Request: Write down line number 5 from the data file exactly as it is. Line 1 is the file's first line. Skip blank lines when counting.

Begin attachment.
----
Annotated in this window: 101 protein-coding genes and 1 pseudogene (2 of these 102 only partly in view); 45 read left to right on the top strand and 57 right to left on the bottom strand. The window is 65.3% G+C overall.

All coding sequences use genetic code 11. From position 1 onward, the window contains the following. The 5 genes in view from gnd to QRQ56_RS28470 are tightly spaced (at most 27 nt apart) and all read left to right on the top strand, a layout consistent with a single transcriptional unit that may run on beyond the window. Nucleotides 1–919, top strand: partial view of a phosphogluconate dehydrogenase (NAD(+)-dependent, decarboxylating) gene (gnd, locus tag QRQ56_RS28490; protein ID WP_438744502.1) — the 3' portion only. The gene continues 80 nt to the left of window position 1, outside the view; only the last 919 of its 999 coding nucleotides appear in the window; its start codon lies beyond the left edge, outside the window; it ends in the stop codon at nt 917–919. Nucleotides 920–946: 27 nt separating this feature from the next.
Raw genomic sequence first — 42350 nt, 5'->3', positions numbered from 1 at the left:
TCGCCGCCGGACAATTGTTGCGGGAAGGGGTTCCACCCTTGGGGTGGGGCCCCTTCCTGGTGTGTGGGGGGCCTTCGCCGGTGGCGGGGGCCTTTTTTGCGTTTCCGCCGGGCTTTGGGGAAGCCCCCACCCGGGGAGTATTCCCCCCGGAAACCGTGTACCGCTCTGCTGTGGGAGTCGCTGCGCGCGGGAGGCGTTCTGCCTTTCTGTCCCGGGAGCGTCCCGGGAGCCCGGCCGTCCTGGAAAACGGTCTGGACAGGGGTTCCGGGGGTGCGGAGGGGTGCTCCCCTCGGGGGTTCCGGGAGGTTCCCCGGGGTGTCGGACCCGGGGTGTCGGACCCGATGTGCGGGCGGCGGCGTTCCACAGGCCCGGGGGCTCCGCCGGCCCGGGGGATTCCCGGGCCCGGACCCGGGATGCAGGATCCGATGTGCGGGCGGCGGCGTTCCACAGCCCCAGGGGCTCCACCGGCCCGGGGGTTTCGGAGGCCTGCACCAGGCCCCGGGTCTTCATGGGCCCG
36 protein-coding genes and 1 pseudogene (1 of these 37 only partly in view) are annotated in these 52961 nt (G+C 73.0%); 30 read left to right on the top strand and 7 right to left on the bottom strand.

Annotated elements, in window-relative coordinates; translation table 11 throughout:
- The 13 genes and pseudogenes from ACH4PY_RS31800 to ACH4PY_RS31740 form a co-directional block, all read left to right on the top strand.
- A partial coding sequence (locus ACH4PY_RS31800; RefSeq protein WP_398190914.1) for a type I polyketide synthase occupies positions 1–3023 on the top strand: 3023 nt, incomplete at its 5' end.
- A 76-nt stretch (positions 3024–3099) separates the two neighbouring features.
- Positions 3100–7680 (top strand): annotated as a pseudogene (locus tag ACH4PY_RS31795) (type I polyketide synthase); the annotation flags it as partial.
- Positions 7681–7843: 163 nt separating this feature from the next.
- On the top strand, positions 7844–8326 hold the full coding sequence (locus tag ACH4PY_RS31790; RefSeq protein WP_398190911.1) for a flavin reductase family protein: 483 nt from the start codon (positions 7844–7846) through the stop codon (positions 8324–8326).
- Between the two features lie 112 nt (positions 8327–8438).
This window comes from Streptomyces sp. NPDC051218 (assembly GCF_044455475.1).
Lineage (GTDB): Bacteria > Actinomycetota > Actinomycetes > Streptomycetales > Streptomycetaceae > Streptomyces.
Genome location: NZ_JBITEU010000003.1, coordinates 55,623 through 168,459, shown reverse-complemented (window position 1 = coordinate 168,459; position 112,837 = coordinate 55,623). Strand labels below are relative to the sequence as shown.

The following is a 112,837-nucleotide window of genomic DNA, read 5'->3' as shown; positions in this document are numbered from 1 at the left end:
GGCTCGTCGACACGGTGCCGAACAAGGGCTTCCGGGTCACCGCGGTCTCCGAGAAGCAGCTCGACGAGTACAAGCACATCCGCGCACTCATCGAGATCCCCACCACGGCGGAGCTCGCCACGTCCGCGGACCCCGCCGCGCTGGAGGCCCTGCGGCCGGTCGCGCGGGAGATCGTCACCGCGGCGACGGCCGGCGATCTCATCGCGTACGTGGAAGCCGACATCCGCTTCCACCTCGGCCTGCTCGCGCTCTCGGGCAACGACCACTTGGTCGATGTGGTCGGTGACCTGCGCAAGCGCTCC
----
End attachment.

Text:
36 protein-coding genes and 1 pseudogene (1 of these 37 only partly in view) are annotated in these 52961 nt (G+C 73.0%); 30 read left to right on the top strand and 7 right to left on the bottom strand.